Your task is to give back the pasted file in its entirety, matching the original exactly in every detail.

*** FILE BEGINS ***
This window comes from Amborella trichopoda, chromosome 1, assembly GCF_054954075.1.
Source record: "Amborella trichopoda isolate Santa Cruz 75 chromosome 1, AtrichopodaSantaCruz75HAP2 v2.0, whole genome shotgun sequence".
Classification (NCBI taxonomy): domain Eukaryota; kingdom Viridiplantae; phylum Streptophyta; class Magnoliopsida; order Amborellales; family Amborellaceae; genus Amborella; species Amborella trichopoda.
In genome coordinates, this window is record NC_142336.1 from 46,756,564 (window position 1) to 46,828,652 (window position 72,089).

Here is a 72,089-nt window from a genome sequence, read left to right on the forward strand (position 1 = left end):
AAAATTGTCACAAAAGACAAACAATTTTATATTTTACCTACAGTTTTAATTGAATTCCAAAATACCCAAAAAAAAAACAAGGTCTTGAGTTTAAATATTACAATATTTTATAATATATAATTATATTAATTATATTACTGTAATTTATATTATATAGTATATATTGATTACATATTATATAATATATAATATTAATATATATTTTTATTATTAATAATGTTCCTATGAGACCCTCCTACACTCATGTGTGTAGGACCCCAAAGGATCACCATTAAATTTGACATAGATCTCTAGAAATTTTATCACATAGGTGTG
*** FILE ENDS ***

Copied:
This window comes from Amborella trichopoda, chromosome 1, assembly GCF_054954075.1.
Source record: "Amborella trichopoda isolate Santa Cruz 75 chromosome 1, AtrichopodaSantaCruz75HAP2 v2.0, whole genome shotgun sequence".
Classification (NCBI taxonomy): domain Eukaryota; kingdom Viridiplantae; phylum Streptophyta; class Magnoliopsida; order Amborellales; family Amborellaceae; genus Amborella; species Amborella trichopoda.
In genome coordinates, this window is record NC_142336.1 from 46,756,564 (window position 1) to 46,828,652 (window position 72,089).

Here is a 72,089-nt window from a genome sequence, read left to right on the forward strand (position 1 = left end):
AAAATTGTCACAAAAGACAAACAATTTTATATTTTACCTACAGTTTTAATTGAATTCCAAAATACCCAAAAAAAAAACAAGGTCTTGAGTTTAAATATTACAATATTTTATAATATATAATTATATTAATTATATTACTGTAATTTATATTATATAGTATATATTGATTACATATTATATAATATATAATATTAATATATATTTTTATTATTAATAATGTTCCTATGAGACCCTCCTACACTCATGTGTGTAGGACCCCAAAGGATCACCATTAAATTTGACATAGATCTCTAGAAATTTTATCACATAGGTGTG